Low Interest Rate Addictions
It is amazing so many investors are oblivious to the fact that the developed world is completely addicted to artificially-produced low interest rates. Perhaps that is why there is still a debate over whether the ending of QE will adversely affect the economy, and if rising rates can occur within the context of a healthy economy.
It isn't so much about whether or not QE is about to end, or even if growth is now causing interest rates to become unglued. The truth is the end of QE and the normalization of interest rates -- for whatever reason--means it will be the end of this anemic and unsustainable recovery in both Japan and the U. S. economies. This is because you cannot separate the central banks' influence on markets from their affect on economies. The BOJ and Fed have dramatically supported equity and real estate prices by taking interest rates to record lows. Therefore, it is simply illogical to then assume that rates can increase without negative ramifications.
The nascent and fragile recovery in Japan has been predicated on vastly lowering the Yen's value and by inflating asset prices. Likewise, our economic stabilization has been accomplished through the Fed's dilution of the dollar. The Fed has monetized trillions of dollars in deficits and helped send the S&P 500 up 140% in five years. One should not credit corporate earnings for the rebound in equity prices and then ignore the fact that better profits have been realized as a result of our central bank's ability to re-inflate the consumption bubble. And, most importantly, record-low interest rates have provided consumers and government with massive debt service relief. Without the aid of rising real estate and equity values (brought about by central bank debt monetization), along with drastically reduced debt payments, the consumer and the economy would be in full deleverage mode.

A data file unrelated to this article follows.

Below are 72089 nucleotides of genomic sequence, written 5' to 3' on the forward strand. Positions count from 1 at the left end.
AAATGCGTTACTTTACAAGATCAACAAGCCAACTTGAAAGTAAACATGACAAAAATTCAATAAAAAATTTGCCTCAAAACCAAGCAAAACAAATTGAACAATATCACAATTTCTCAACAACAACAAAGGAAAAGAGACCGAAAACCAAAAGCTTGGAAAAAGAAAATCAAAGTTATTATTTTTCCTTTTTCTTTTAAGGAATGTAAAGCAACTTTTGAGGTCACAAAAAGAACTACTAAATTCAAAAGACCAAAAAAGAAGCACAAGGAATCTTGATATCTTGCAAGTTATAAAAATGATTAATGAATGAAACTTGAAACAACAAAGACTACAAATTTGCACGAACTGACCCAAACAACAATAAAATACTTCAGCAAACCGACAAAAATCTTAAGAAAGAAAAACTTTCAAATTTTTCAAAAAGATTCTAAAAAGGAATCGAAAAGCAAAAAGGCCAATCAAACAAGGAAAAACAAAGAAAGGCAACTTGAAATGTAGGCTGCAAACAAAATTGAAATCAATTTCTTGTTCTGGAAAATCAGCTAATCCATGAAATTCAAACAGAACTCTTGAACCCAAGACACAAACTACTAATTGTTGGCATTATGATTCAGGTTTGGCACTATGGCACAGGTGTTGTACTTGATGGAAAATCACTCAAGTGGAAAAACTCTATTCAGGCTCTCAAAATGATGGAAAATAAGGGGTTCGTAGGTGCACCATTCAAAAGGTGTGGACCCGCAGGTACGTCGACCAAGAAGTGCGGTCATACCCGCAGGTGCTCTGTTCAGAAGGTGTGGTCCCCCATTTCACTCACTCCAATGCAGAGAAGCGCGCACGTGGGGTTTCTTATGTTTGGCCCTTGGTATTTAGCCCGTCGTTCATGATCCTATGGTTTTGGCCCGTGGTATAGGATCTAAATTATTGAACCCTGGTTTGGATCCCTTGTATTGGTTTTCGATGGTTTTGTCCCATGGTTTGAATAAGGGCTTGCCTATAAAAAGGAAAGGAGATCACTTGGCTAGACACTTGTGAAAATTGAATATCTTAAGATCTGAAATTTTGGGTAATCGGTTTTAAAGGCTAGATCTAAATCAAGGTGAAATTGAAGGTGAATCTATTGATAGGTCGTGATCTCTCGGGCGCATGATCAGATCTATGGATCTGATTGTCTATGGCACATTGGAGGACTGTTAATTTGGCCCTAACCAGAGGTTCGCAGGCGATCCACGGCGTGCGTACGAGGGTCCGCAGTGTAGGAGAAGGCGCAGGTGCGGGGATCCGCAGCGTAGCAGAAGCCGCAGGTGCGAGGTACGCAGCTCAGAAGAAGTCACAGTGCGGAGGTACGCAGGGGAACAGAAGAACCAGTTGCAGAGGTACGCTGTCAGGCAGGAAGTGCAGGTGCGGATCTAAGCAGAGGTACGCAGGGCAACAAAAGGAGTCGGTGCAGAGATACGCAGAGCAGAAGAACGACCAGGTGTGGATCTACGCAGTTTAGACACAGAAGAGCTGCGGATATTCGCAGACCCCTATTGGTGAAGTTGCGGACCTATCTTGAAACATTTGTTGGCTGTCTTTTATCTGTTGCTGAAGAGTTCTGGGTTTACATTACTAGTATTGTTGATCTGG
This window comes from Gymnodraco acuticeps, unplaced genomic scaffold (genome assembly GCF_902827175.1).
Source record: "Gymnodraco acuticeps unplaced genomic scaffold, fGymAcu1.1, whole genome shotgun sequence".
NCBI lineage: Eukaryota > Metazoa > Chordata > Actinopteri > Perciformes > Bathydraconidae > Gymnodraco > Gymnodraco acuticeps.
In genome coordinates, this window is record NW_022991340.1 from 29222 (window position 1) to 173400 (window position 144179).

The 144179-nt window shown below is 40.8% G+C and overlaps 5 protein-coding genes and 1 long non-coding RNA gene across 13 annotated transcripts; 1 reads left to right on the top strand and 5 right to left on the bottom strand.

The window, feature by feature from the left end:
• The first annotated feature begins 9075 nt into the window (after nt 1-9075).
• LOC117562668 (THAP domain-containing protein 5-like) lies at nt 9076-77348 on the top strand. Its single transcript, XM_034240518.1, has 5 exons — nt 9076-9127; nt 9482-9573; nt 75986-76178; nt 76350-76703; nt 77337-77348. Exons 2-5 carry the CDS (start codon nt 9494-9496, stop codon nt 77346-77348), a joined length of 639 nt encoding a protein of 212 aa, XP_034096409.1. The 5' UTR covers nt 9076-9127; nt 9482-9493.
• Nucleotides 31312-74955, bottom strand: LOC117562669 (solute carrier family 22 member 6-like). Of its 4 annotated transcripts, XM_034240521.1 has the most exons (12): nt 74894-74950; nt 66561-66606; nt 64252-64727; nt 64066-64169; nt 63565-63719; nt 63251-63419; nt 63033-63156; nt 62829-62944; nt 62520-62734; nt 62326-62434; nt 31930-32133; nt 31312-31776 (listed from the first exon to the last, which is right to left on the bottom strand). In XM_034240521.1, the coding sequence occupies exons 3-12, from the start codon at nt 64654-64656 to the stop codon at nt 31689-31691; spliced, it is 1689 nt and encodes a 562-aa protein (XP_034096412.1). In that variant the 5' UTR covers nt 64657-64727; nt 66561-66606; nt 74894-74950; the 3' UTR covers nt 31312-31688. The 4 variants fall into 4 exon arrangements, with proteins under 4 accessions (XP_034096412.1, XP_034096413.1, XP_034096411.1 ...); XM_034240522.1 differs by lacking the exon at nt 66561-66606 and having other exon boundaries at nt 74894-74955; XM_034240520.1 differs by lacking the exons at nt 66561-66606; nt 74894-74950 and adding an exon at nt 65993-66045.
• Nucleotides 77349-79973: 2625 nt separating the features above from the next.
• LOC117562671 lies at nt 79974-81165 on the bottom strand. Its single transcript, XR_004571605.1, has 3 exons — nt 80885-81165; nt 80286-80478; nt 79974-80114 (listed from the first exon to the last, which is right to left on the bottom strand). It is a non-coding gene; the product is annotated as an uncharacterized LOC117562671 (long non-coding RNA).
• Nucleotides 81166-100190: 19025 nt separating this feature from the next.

Rising interest rates have now become the lynchpin in the Japanese and U.S. economies. Japan's national debt to GDP was "just" 170% in 2008. Today it has climbed all the way up to 230% of the economy. In the U.S., the publicly traded debt jumped by $7 trillion since the start of the Great Recession. Our total debt hit a record $49 trillion (353% of GDP) at the end of 2007 -- which precipitated a total economic collapse. But by the start of 2013, total U.S. debt increased to $54 trillion, which was still 350% of our GDP. It is clear, once that interest rate "pin" is pulled, the entire house of cards will collapse.
Evidence of this interest rate addiction is very easy to find. Just this week the U.S. 10-Year Note yield spiked to 2.16%, which eclipsed the dividend yield on the S&P 500 and reached a 13-month high. Stock prices didn't like it at all and the S&P 500 dropped as low as 2% on Wednesday the 29th, before rebounding slightly after a speech was given by Federal Reserve Bank of Boston President Eric Rosengren. He indicated in his prepared remarks that the Fed should continue with record stimulus to engender stronger growth, reduce unemployment and boost inflation. His promise of continued interest rate manipulation calmed bond yields back down to 2.12%.
The same is true for Japan. Their 10-Year Note jumped from 0.6% on May 9th, to near 1% in a matter of days, which sent the Nikkei Dow down over 1,100 points on May 23rd.
Central banks have created the illusion of growth that is based upon re-inflating asset prices. And, it is also predicated on their ability to suppress interest rates.
However, record debt levels and central bank inflation targets are a deadly combination. Once those inflation targets are achieved, the bond vigilantes will have the central banks in checkmate. The Fed and BOJ will then have to choose whether they want to aggressively raise interest rate; by not only ceasing bond purchases but also unwinding their massive balance sheets in order to fight inflation. Or, they can sit idly by and gradually let their balance sheets run off; while watching inflation -- the bane of the bond market -- send bond prices plunging and yields soaring. In either case it will mean the end of the over thirty-year bull market in bonds. And it will finally prove beyond a doubt that the combination of interest rate manipulations, massive levels of debt and betting the economy's future growth on creating ever-increasing inflation is nothing short of a miserable mistake.